"California would become the first state to require paid sick leave
for every worker under legislation passed Wednesday by the Assembly," reports Jim Sanders for the Bee.
"The measure would allow the sick leave to be used for
a personal illness, to care for a sick family member,
or to recover from domestic violence or sexual assault.
"Assemblywoman Fiona Ma, D-San Francisco, said her Assembly Bill 2716 would protect more than 5 million Californians – about a third of the work force – who are forced to choose between working while sick
or losing pay.
"'(It's) a win-win for workers and employers alike and is an important
part of maintaining a healthy economy here in California,' Ma said.
"When employers offer paid sick days, employee morale
is better, turnover is less, and health care costs
decrease, Ma said.
"The Assembly approved the bill, 43-25, with no Republican support. Gov. Arnold Schwarzenegger
has taken no position on the legislation, which now
goes to the Senate."
"California counties can begin issuing marriage licenses to same-sex couples on June 17 , the state's Office of Vital Records determined today," writes Wyatt Buchanan in the Chron.
"That is a day later than many county officials had
assumed and some same-sex couples had booked time slots for weddings on June
"The decision to issue licenses starting June 17 allows the state Supreme Court the maximum time to
consider any challenge to its ruling before it takes
effect, according to a letter sent today to county
clerks by the Office of Vital Records.
"County clerks can begin issuing marriage licenses that
day, 'assuming no legal developments to the contrary,' according to the state letter."
Just in time for Election Day, Capitol Weekly's election scorecard
can help you make sense of a primary season that has
failed to capture the public's imagination.
an abysmally low voter turn-out is expected, it has done little to stem the tide
of special interest money flooding the legislative
"With state campaign spending limits in place, most
of that money is filtering in through independent expenditure
committees. In many cases, groups of interests are
coming together for individual legislative races, even
though those groups may be on opposite sides of other
"Since, in this era of term limits, the candidate is
a lesser-known quantity than their political proxies, we’ve tried to track some of that special interest money.
We’ve compiled a list of the largest players in the IE
world, and the candidates they are supporting. We’ve also compiled a list of candidates in competitive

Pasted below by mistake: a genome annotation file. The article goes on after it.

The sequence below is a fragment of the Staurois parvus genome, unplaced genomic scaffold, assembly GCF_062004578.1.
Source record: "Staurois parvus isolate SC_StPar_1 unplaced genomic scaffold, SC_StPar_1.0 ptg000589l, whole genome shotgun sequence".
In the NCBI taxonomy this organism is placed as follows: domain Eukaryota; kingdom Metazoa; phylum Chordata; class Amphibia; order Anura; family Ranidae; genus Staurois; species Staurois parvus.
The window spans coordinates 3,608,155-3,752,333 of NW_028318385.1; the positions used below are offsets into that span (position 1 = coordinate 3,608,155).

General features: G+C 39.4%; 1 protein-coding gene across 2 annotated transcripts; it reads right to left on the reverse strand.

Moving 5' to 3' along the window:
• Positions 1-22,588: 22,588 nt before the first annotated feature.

legislative seats, and their political consultants
to help you keep score on Election Eve."
CW's John Howard tracks the big money pouring in for Proposition 98 and 99.
"A major Bay Area real estate investor has donated nearly
$1 million in less than two weeks to Proposition 98, which would repeal rent control ordinances in scores
of cities across the state and limit the use of eminent
"Thomas Coates, partner in the San Francisco-based commercial real
estate investment and management
firm Arroyo & Coates, gave $450,000 last Thursday to the
pro-Proposition 98 campaign, according to financial disclosure records
on file with the state. Six days earlier, on May 16, he gave $300,000
and the day before that he donated $200,000.
"The clients of Coates’ firm include a company run by Tribune Co. chief
billionaire Samuel Zell, who has donated $100,000 to the Proposition 98
campaign, including a $50,000 contribution on Friday and a $50,000
donation last September."
The Merc News's Steven Harmon writes that the historic speakership of Karen Bass has little time
to make history.
"As the first African-American woman speaker in the state's - and the nation's - legislative history, the Los Angeles Democrat has
already carved her place in history. She stands in
as a symbol of progress and a triumph of California's diverse reservoir of talent.
"But her newfound status, political observers say, could
be narrow in its scope and reach, registering as barely
a blip on the Capitol scene once her term is concluded.
"With only two years remaining in the Assembly, Bass' rise to the speakership signals a return to the short-term, placeholder speakership that the office has most
often been since longtime Speaker Willie Brown was
pushed out by term limits in 1995.
"'A grand agenda just isn't going to happen for her,' said Jack Pitney, political science professor at Claremont
McKenna College. 'We're in the era of drive-by speakerships. Lasting accomplishments take time,
and time is exactly what leaders don't have in the era of term limits.'"
George Skelton looks at the reserves built up by First 5 commissions around the state, which receive tobacco tax revenues approved by the